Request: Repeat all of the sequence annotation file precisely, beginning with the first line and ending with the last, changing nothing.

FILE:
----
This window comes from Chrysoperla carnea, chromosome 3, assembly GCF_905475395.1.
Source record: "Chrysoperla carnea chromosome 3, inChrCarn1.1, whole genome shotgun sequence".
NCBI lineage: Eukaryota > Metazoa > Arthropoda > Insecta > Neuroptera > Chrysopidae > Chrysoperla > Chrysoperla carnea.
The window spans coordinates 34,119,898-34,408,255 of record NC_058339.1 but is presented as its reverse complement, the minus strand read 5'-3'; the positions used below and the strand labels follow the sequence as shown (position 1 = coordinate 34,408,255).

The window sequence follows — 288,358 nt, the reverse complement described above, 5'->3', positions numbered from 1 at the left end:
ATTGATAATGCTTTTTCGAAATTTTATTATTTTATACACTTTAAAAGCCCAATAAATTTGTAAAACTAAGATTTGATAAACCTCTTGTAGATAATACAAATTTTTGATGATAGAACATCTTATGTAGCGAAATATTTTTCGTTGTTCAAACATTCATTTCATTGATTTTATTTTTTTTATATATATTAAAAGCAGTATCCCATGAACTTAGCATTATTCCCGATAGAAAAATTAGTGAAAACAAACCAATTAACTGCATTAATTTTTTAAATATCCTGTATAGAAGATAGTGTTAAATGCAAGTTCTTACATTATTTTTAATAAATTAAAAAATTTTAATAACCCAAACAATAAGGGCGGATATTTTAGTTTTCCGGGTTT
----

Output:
This window comes from Chrysoperla carnea, chromosome 3, assembly GCF_905475395.1.
Source record: "Chrysoperla carnea chromosome 3, inChrCarn1.1, whole genome shotgun sequence".
NCBI lineage: Eukaryota > Metazoa > Arthropoda > Insecta > Neuroptera > Chrysopidae > Chrysoperla > Chrysoperla carnea.
The window spans coordinates 34,119,898-34,408,255 of record NC_058339.1 but is presented as its reverse complement, the minus strand read 5'-3'; the positions used below and the strand labels follow the sequence as shown (position 1 = coordinate 34,408,255).

The window sequence follows — 288,358 nt, the reverse complement described above, 5'->3', positions numbered from 1 at the left end:
ATTGATAATGCTTTTTCGAAATTTTATTATTTTATACACTTTAAAAGCCCAATAAATTTGTAAAACTAAGATTTGATAAACCTCTTGTAGATAATACAAATTTTTGATGATAGAACATCTTATGTAGCGAAATATTTTTCGTTGTTCAAACATTCATTTCATTGATTTTATTTTTTTTATATATATTAAAAGCAGTATCCCATGAACTTAGCATTATTCCCGATAGAAAAATTAGTGAAAACAAACCAATTAACTGCATTAATTTTTTAAATATCCTGTATAGAAGATAGTGTTAAATGCAAGTTCTTACATTATTTTTAATAAATTAAAAAATTTTAATAACCCAAACAATAAGGGCGGATATTTTAGTTTTCCGGGTTT